But couldn’t a state or a rogue billionaire buy more nodes and take over the network? Nodes aren’t expensive, and it wouldn’t take a rich state or billionaire to have more nodes than what is there now. And let’s say someone did buy 10,000 nodes and they intend to take over the network.
In this case, the existing 9,738 nodes would have to be convinced that their version of the blockchain is the actual version. Those 9,738 nodes are owned by Bitcoiners, shops and businesses with interest in Bitcoin etcetera so they’re not going to be convinced of something that’s not good for the network.
Basically, what would happen is the rogue nodes would just force a fork in the chain and there would be two versions of Bitcoin, because the legitimate nodes wouldn’t update to the other version.
If the nodes had some rogue miners on side, the best they could achieve would be to mine their version of the blockchain and be paid out in their version of Bitcoin, which would have no value, so the miners would lose money.
Bitcoin Miners Work With Nodes To Power And Secure The Bitcoin Network
A Brief Look AT How Bitcoin Mining Works: Bitcoin Miners are the ones who pick up the transaction, hash them into blocks and send blocks to the nodes, and they’re paid for their processing power – work.
Bitcoin miners all work together to put transactions into the latest block, then every 10 minutes or so they send the block (usually full of transactions) to the nodes. Once the nodes are in agreement that each block of transactions is legitimate, they will send the block back to the miners.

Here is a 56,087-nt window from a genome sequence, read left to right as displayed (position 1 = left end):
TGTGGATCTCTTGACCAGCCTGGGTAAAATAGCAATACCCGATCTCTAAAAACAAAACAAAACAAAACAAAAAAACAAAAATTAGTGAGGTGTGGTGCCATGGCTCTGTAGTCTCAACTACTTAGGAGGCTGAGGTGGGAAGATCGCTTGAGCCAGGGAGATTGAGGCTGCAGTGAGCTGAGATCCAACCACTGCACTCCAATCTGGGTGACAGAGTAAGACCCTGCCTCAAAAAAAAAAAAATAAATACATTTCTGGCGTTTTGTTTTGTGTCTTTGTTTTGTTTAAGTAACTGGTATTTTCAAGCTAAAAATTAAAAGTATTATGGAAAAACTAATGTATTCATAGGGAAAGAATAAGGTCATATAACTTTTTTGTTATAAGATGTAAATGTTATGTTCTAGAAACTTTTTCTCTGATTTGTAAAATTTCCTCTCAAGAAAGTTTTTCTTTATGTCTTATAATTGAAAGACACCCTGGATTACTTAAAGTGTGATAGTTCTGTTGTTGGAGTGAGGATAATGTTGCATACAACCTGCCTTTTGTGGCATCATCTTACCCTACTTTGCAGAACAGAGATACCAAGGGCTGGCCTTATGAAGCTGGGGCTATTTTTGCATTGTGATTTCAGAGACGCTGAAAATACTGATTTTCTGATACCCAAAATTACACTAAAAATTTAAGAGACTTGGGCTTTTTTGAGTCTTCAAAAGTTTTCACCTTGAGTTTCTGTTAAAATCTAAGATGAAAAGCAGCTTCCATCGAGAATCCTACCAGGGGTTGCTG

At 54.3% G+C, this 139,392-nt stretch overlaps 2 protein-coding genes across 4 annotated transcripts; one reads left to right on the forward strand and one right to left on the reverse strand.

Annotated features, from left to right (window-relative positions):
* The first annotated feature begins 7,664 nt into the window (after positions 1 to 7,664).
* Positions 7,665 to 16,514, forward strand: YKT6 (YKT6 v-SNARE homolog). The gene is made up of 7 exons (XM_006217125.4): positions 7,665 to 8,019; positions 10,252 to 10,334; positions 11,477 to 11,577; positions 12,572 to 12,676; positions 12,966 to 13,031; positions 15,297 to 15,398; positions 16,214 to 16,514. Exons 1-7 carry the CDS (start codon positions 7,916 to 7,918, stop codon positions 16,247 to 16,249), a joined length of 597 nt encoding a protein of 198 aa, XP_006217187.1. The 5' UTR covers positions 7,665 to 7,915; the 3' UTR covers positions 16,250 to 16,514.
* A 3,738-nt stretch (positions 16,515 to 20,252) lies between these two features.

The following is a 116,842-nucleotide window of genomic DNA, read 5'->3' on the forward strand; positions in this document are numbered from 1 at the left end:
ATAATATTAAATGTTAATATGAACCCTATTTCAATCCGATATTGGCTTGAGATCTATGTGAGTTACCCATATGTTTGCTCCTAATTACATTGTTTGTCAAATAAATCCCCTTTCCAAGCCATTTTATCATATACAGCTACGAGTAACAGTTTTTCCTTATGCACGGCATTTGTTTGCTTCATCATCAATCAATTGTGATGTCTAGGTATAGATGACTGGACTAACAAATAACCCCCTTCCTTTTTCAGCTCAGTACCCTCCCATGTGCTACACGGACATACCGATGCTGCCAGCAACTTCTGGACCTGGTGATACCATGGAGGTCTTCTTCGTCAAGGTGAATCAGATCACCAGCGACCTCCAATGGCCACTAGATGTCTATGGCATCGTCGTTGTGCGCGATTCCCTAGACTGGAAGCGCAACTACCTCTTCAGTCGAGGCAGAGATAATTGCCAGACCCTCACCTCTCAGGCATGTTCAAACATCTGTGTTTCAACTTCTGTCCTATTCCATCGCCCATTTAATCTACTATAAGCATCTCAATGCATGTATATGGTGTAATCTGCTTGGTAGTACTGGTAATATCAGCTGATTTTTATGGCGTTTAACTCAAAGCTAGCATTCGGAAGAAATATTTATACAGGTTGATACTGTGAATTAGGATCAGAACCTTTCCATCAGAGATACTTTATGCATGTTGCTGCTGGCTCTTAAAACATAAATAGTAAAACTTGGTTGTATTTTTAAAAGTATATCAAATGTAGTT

The miners then try and discover the cryptographic puzzle that the network asked, and every Bitcoin mining device frantically hashes away trying to be the one to find the answer.
A lot of processing power goes into finding the block, and only one miner will do so, but all this processing power doesn’t only secure the network, it guarantees the proof of work that is behind every minted bitcoin.
The newly mined currency goes to the first miner to discover the answer to the cryptographic puzzle. They get to add the latest block to the blockchain and are rewarded for their proof of work with the mined coins – known as the block reward.
The block reward is currently 12.5 BTC, but that will be halved next month, and then halved again every four years or so until the last fraction of a bitcoin is minted in around the year 2140.
This ensures that the limit of 21 million will never be exceeded, and it also ensures that we know exactly how many there are now, and will be at any time in the future.
For a in-depth explanation of Bitcoin Mining, check out ELI5 Bitcoin Mining
Send Value to Anybody from Anywhere, at Any Time
ELI5 Bitcoin: To explain Bitcoin it’s necessary to understand that every piece of data on the network are exchangeable anywhere in the world. They’re also divisible by 100 million, and you can send as many or as little as you want.
Nobody can stop you sending them, and any you do send will always arrive at the address you send them to.